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Love of Money

Scarlett and Rhett both pursue wealth at the cost of their reputations. Rhett, however, knows that he has done so while Scarlett never fully understands that money cannot buy either happiness or respect.

Fantasy versus reality

Scarlett's love life is based in fantasy. However, it is a fantasy she was taught from the time she was a child. She was raised to behave in a certain artificial way-even though she doesn't always do it-and to expect men to respond in a certain way. To her, strength is something one can see, like a garment, and she associates the debonair bearing with manliness. By the time she gets over her fantasy love, it is too late.

In other things, however, she faces reality with a brutality that infuriates the people of Atlanta. She is chillingly practical and determined in the face of even the worst criticism.

Loss and Change

The Civil War brings devastating loss and life changes to the people of the south. The tendency to tear down everything of the past is a heritage that persists in the city of Atlanta, Georgia to this day. Yet, while the people of the north who moved into Atlanta brought their own ways, they had a romanticized perception of the old Southern society and wanted to be a part of it. Among the southerners themselves, those who found a way to fit into the new economy had a chance of surviving while those who could do nothing but look back longingly to the past died, sometimes of starvation.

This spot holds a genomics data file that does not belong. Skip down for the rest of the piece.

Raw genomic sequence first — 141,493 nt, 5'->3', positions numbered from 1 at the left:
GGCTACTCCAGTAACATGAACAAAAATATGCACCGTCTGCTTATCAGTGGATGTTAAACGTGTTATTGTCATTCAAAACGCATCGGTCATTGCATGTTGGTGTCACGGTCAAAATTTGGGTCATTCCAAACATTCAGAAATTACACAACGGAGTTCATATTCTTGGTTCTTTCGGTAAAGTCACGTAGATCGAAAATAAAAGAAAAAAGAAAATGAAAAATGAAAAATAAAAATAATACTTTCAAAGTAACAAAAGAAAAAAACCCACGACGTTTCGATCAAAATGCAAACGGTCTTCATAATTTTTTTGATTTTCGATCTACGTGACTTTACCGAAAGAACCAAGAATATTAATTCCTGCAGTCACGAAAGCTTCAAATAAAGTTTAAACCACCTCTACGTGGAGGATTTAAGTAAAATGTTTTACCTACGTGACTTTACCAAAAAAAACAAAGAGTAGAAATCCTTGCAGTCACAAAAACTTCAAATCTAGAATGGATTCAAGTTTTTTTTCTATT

Margaret Mitchell said herself that if the novel has a theme, it is "survival." The novel presents many characters, some who survive, and many who do not. For example, although they are minor characters, the Elsings survive because they "stoop" to using their home as a boarding house. Although Aunt Pittypat thinks such mercenary activities are deplorable, Scarlett admires them for it, wishing she could have found paid boarders for Tara. The Merriwethers also survive because Mrs. Merriwether makes pies and other pastries and sells them to the soldiers. Toward the end of the story, she takes a bank loan (arranged by Rhett) to establish a bakery.

Scarlett's second husband, Frank Kennedy, probably would have survived without Scarlett to take over his business. Even though he couldn't bring himself to force people to pay him, he had acquired enough to be able to buy one of the mills; Scarlett just got to it first. In Jonesboro, the Calverts do not survive because they are a people caught in the middle. The connections Mr. Calvert had via his Yankee wife do not hold up once the war is over. When Mr. Calvert dies, his family no longer belongs. A reader could go through the story in this manner, drawing conclusions about who will be successful in the new south and who will die in dignified poverty, if we want to call it that.


The novel is written in an omniscient view point, primarily from Scarlett's perspective, but switching to the view of Rhett, Melanie, or Ashley whenever a part of the story where Scarlett is absent needs explaining. The sections about the war are in an objective third point, clearly the voice of the narrator as she explains things the characters would not have known.

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